A Consultant’s Rule Number One
I am a consultant. Clients hire my company, and me, to advise them on problems they may have and design solutions to those problems. Sometimes they hire us to implement those solutions, and other times they want us long-term to do the work as well.
Rule number one of consulting is this: Never criticize your client for needing you.
On the surface, it seems silly to have to state this. After all, the client is paying you, and criticism for not possessing your skill(s) is not likely to motivate the client to ask (or pay) you again. It would be as if a barber criticized you for letting your hair grow, or the gas station owner getting upset about you driving too much, or a real estate agent pleading for people to stop buying and selling property so much. Going deeper, it still seems silly to have to state this rule. But, alas, it is necessary, because it’s all too easy to become arrogant about whatever skills you possess, secrets you know, or mistake past good luck for your unique gifts. It is all too easy to become ungraceful. That’s why this rule is Number One.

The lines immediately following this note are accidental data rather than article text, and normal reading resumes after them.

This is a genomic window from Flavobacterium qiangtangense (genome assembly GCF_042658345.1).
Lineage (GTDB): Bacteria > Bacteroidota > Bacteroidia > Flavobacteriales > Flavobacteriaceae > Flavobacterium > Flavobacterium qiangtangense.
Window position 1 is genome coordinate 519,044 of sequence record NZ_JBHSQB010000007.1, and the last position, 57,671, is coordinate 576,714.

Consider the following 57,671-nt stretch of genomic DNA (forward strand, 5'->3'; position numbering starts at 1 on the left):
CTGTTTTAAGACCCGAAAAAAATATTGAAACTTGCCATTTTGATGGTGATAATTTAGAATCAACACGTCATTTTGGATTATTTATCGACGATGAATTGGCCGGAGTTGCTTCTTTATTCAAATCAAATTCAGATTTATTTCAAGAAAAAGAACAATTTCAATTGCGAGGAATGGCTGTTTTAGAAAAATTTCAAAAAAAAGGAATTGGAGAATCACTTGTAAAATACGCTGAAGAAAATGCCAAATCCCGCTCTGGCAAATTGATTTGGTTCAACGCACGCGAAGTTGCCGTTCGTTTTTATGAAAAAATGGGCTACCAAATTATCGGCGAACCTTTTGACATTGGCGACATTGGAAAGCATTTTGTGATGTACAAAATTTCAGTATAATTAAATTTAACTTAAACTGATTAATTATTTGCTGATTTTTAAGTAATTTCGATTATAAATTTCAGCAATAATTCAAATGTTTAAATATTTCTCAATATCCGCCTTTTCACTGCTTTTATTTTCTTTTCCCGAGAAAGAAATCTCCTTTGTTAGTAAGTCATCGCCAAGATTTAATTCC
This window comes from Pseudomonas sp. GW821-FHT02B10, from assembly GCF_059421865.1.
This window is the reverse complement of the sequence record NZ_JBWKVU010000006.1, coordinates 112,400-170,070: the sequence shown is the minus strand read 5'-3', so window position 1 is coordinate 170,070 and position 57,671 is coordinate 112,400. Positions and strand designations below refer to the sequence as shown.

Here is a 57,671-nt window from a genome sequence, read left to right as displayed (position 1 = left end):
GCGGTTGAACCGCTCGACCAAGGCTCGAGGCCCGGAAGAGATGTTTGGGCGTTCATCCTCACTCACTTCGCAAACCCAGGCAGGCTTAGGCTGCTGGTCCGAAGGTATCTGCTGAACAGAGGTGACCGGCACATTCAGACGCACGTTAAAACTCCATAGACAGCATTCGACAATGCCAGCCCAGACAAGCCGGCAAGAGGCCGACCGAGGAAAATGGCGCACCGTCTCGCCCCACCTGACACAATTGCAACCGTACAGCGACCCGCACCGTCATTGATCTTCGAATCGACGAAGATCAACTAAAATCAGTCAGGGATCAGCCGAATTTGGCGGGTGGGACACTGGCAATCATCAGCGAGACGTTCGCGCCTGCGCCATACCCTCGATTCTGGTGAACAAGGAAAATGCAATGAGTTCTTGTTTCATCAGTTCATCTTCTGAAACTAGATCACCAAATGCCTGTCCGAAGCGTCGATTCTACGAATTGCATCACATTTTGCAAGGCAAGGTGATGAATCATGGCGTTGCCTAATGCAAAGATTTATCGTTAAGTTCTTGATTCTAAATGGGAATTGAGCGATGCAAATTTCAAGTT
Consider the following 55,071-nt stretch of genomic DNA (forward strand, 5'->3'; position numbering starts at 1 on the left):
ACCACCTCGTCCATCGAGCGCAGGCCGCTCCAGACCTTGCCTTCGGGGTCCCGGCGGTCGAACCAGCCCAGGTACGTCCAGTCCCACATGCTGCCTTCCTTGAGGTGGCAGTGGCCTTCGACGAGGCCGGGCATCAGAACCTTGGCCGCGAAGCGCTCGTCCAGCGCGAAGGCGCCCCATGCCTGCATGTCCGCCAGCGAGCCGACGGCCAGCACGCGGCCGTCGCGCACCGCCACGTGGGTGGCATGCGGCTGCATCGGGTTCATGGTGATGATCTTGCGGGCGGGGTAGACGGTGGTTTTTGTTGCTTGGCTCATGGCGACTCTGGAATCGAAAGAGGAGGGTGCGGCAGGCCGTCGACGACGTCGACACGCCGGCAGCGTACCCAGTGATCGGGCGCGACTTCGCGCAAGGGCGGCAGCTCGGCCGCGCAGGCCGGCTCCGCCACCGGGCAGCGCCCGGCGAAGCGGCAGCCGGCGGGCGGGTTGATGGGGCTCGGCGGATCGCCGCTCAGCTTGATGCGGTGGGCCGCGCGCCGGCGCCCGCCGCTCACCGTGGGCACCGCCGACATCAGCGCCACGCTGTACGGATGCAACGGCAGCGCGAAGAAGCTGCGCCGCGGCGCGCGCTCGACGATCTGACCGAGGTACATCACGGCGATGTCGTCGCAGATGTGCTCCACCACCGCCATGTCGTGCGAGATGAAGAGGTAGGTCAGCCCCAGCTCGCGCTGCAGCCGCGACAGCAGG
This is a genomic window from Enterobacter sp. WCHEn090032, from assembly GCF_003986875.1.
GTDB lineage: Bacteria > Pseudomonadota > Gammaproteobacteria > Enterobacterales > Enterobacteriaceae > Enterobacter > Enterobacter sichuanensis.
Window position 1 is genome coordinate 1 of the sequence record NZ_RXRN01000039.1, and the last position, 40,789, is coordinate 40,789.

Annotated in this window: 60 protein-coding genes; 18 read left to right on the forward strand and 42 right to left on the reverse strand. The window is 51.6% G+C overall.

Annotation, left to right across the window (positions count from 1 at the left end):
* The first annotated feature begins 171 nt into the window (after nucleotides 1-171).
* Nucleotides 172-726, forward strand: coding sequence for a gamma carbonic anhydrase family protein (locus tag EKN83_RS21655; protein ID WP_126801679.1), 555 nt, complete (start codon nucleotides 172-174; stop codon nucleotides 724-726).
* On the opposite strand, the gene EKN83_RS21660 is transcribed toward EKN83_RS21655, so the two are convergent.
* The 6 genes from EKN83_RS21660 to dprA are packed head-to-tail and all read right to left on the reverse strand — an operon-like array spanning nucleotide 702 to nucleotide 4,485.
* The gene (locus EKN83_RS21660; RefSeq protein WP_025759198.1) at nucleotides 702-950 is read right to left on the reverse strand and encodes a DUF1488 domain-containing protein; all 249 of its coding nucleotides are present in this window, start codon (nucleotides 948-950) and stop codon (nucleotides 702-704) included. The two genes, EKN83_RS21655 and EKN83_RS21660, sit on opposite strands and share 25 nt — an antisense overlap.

Violating this rule is economic suicide, and you become irrelevant to clients.
Churches are often perceived as being judgmental. Unfortunately, the perception is often right. But Jesus said not to do that. How did the Boss treat the woman at the well, or the adulteress about to be stoned? Did He attract thousands of people who wanted to hear Him (even without snacks) by berating them? The only groups he criticized consistently were the self-satisfied Pharisees who figured they needed no help. If we, consultants representing the firm of Jesus Inc., view the non-believer as a client, why should we criticize the client for needing what we have found? After all, we were once there as well.
Violating this rule is spiritual suicide, and you become irrelevant to clients.